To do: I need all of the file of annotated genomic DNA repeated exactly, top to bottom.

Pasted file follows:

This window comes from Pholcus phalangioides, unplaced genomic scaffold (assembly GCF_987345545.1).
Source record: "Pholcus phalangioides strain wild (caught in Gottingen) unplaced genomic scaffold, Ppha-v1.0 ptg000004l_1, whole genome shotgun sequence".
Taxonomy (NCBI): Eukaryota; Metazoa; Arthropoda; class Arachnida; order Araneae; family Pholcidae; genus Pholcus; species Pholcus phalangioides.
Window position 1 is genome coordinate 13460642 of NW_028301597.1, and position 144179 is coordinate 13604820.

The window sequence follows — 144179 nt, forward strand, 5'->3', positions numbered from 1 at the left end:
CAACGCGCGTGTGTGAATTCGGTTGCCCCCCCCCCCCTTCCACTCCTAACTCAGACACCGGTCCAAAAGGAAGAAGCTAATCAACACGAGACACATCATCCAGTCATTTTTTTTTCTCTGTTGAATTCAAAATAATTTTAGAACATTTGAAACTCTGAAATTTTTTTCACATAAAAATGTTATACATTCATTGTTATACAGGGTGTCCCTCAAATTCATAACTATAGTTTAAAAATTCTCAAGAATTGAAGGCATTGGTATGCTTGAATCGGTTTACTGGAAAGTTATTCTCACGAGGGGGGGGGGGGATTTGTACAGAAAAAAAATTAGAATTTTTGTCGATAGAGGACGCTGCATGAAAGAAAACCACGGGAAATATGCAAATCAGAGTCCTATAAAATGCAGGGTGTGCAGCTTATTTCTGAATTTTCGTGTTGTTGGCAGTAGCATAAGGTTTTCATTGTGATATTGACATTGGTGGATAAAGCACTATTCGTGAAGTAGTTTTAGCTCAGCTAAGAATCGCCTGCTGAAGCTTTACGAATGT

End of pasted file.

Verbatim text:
This window comes from Pholcus phalangioides, unplaced genomic scaffold (assembly GCF_987345545.1).
Source record: "Pholcus phalangioides strain wild (caught in Gottingen) unplaced genomic scaffold, Ppha-v1.0 ptg000004l_1, whole genome shotgun sequence".
Taxonomy (NCBI): Eukaryota; Metazoa; Arthropoda; class Arachnida; order Araneae; family Pholcidae; genus Pholcus; species Pholcus phalangioides.
Window position 1 is genome coordinate 13460642 of NW_028301597.1, and position 144179 is coordinate 13604820.

The window sequence follows — 144179 nt, forward strand, 5'->3', positions numbered from 1 at the left end:
CAACGCGCGTGTGTGAATTCGGTTGCCCCCCCCCCCCTTCCACTCCTAACTCAGACACCGGTCCAAAAGGAAGAAGCTAATCAACACGAGACACATCATCCAGTCATTTTTTTTTCTCTGTTGAATTCAAAATAATTTTAGAACATTTGAAACTCTGAAATTTTTTTCACATAAAAATGTTATACATTCATTGTTATACAGGGTGTCCCTCAAATTCATAACTATAGTTTAAAAATTCTCAAGAATTGAAGGCATTGGTATGCTTGAATCGGTTTACTGGAAAGTTATTCTCACGAGGGGGGGGGGGGATTTGTACAGAAAAAAAATTAGAATTTTTGTCGATAGAGGACGCTGCATGAAAGAAAACCACGGGAAATATGCAAATCAGAGTCCTATAAAATGCAGGGTGTGCAGCTTATTTCTGAATTTTCGTGTTGTTGGCAGTAGCATAAGGTTTTCATTGTGATATTGACATTGGTGGATAAAGCACTATTCGTGAAGTAGTTTTAGCTCAGCTAAGAATCGCCTGCTGAAGCTTTACGAATGT